I completely disagree that a pedestrian scramble would be a good idea. Scrambles, by creating a dedicated phase, ends up adding a ton of pedestrian delay to the point where people quite understandably get frustrated and start crossing against the light. Do you get annoyed when cars have the green but you don’t get to cross, like when you have to use a “beg button”? This would be like that multiplied several times over. Scrambles are bad for pedestrians.

I also don’t agree that we should be “directing” bikes to other routes. That clearly hasn’t worked in recent years, and it never will. 26th Ave just makes too much sense as a bike route, and we should accommodate bikes on the routes that make sense. In this case, 21st, 26th, and 28th all have value as bike routes.

FDUP
FDUP
1 month ago
Reply to  Watts

I completely disagree.

SE 28th route is out of direction and has too many hills, longer wait times to cross Powell, and other problems; SE 21st south of Powell has completely crappy pavement caused by truck damage, and north of Powell has no bike lanes and way too much motor vehicle traffic.

SE 26th is the best option for cyclists – best grades and pavement, existing bike lanes, no speed bumps, better connectivity.

The bike lanes on SE 26th were the first bike lanes the city ever installed way back when (80s sometime?); and, while they aren’t perfect (too narrow, drainage grates and manhole covers in bike lane), this is actually a case where the city got it right the first time, let’s not give that up!

Watts
Watts
1 month ago
Reply to  FDUP

“this is actually a case where the city got it right the first time”

Can you actually think of a more dangerous bike lane than 26th riding north? Okay, maybe the disappearing bike lane on Lombard, but 26th has to be in the top 10.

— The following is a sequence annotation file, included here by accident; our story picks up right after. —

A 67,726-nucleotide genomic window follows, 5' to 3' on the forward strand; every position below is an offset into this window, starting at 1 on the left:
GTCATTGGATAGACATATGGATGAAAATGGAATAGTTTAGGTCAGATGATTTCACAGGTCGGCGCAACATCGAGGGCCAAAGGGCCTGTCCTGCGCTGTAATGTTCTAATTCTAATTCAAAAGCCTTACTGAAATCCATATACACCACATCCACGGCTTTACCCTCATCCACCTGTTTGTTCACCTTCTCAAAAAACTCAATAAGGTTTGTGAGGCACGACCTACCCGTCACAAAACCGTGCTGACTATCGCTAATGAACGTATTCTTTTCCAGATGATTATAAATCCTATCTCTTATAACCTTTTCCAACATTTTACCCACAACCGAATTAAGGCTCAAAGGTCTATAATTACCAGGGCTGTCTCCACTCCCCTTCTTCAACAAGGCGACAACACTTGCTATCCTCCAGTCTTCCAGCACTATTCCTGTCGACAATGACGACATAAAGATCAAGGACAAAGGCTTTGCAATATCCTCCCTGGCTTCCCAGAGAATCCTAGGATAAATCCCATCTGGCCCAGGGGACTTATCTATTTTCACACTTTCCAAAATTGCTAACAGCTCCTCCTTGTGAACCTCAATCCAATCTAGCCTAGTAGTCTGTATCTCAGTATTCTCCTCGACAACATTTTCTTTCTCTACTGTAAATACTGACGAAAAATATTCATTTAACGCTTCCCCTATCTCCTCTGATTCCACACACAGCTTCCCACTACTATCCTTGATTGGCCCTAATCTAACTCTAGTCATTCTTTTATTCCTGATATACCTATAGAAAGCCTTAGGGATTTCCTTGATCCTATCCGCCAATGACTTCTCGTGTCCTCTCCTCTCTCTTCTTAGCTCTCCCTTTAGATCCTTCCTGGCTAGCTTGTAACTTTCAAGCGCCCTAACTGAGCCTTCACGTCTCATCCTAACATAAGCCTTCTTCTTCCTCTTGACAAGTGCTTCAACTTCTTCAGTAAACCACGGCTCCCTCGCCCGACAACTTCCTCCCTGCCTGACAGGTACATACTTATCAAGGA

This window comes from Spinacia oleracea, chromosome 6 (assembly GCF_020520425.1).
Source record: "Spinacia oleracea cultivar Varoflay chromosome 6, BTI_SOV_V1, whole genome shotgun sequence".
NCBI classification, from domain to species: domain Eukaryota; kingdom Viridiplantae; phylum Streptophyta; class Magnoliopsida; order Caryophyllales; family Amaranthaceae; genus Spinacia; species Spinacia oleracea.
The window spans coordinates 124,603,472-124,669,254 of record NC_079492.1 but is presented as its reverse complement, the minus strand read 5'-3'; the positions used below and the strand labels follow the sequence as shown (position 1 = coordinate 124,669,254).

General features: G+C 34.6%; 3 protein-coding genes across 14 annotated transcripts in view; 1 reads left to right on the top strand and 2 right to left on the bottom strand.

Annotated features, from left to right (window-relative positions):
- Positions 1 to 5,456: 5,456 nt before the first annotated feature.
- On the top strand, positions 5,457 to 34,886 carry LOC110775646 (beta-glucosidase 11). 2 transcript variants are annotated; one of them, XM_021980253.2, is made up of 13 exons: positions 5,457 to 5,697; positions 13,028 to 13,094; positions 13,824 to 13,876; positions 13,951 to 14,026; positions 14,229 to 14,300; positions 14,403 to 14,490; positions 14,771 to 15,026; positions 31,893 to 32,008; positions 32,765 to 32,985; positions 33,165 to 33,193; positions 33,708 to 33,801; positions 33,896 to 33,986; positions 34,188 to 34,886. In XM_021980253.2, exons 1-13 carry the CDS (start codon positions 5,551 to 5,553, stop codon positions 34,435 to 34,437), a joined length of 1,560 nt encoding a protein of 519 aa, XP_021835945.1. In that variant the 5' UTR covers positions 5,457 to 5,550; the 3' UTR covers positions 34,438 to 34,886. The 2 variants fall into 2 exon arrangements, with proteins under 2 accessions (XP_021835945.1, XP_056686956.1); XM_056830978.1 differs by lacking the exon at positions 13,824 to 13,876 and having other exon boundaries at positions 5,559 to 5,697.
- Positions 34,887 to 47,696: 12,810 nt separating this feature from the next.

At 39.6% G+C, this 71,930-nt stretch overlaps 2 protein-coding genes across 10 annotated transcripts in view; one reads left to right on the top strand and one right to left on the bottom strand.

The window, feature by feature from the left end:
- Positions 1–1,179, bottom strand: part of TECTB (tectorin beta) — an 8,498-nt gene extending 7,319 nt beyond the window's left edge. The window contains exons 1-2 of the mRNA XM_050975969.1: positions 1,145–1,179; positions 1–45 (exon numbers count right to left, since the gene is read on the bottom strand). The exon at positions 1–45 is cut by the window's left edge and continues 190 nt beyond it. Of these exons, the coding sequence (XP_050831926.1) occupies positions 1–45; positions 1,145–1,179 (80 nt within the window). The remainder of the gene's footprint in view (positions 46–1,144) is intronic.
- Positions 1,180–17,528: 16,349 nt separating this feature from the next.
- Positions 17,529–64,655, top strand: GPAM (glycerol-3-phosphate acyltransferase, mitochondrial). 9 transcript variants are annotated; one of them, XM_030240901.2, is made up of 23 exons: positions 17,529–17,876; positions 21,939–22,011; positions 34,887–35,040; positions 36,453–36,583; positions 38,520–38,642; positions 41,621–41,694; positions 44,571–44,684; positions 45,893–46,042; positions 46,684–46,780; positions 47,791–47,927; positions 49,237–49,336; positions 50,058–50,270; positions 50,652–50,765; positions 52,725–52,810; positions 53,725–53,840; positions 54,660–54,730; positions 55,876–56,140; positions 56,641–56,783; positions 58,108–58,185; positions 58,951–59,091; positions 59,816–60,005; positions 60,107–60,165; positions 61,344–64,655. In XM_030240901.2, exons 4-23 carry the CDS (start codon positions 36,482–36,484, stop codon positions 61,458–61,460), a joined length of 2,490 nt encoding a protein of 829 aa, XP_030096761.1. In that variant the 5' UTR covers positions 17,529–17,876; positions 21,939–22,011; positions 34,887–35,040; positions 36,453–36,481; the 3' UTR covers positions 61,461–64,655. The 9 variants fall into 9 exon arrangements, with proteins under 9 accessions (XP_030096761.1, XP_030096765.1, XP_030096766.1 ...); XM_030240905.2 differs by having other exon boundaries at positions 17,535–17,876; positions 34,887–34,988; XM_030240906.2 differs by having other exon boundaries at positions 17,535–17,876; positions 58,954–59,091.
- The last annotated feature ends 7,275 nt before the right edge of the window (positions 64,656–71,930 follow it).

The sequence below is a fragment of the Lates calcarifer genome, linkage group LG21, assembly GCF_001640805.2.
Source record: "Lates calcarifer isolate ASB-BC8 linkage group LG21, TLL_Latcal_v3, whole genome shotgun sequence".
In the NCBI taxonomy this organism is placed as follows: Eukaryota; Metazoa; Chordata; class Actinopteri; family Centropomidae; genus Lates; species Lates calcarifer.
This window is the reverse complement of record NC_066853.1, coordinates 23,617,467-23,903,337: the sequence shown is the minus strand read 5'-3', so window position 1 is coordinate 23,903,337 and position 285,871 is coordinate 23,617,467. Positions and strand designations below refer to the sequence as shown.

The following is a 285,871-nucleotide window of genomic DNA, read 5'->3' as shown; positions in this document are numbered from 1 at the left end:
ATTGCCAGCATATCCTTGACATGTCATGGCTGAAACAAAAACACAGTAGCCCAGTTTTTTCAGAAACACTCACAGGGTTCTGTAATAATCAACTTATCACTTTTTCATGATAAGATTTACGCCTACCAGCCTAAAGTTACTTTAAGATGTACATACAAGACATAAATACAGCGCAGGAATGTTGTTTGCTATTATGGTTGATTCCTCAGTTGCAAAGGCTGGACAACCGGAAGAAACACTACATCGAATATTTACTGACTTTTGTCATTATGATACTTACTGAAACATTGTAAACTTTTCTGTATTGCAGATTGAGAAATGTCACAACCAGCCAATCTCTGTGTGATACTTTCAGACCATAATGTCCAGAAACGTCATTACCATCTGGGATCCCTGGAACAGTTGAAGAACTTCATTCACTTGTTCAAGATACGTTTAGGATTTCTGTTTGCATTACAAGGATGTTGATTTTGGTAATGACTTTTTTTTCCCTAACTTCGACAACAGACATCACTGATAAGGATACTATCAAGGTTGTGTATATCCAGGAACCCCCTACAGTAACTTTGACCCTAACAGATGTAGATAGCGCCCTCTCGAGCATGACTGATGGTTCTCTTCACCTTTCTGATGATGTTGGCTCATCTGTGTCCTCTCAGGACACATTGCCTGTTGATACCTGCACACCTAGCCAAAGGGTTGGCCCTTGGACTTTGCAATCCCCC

FDUP
FDUP
1 month ago
Reply to  Watts

Of course it’s not ideal but at least it’s pretty straight forward. When I ride on SE 26th I take the lane unless their is overtaking traffic, then I may chose to ride on the paint at the outer edge of the bike lane. OTOH if the overtaking vehicle is large, like a bus or a semi, I will stay in the lane just to keep them from passing me unsafely.

Watts
Watts
1 month ago
Reply to  FDUP

So the only way to ride on the street that is “the best option for cyclists” is to ride illegally? I agree with your technique, but it leads me to conclude that it is not a very good route.

I can ride even more safely on SE 21st, and do so completely legally.

Psmith
Psmith
1 month ago
Reply to  Corky Collier

21st, 22nd, and 26th are all exactly the same width so I don’t see how it would make any difference.

Amit Zinman
1 month ago
Reply to  Corky Collier

Even if it takes years, it’s worth doing. I believe that a ramp to Holgate is the only feasible solution other than moving the whole thing to North Portland, solving all the problems altogether.

Corky Collier
Corky Collier
1 month ago
Reply to  Amit Zinman

I completely agree. My uncertain understanding is that UP is working on it. I’m sure PBOT could use encouragement to develop this route.

Buster
Buster
1 month ago
Reply to  Watts

How would it make it worse? Trucks already use 21st Ave, it’s in the middle of a freight district. Also, trucks can’t turn right from 21st to Powell given the skew of the intersection, so there wouldn’t be the right hook risk like there is at 26th & Powell. Also, 21st Ave signal at Powell is split-phased, meaning there is no left-hook with oncoming bikes risk either.

Bill
Bill
1 month ago

If they are going to route freight traffic down 21st, it would be nice to see more investment in bike infrastructure on 26th.